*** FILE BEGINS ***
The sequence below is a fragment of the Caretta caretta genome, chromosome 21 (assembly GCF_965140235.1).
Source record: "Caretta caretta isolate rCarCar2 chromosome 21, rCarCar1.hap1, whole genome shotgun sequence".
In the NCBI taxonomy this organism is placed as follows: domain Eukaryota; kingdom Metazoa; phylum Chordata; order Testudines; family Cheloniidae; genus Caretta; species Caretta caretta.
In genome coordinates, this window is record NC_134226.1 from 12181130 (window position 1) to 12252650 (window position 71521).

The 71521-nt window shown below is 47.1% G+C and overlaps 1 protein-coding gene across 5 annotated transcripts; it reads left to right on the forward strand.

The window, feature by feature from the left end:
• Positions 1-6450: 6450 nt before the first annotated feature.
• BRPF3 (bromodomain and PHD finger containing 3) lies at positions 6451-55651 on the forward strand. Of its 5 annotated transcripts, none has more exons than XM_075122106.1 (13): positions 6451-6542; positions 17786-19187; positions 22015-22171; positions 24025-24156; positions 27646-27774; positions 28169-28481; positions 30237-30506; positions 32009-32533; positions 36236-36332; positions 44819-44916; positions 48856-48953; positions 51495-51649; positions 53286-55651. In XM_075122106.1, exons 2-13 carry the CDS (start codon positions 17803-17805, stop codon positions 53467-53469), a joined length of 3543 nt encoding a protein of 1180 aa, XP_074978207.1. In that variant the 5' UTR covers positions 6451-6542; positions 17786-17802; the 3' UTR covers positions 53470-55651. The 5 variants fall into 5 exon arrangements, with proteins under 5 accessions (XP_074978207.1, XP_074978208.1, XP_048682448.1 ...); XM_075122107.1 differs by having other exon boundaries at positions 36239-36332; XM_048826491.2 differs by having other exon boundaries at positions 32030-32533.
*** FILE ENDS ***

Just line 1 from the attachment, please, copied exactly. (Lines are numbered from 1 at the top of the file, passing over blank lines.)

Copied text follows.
The sequence below is a fragment of the Caretta caretta genome, chromosome 21 (assembly GCF_965140235.1).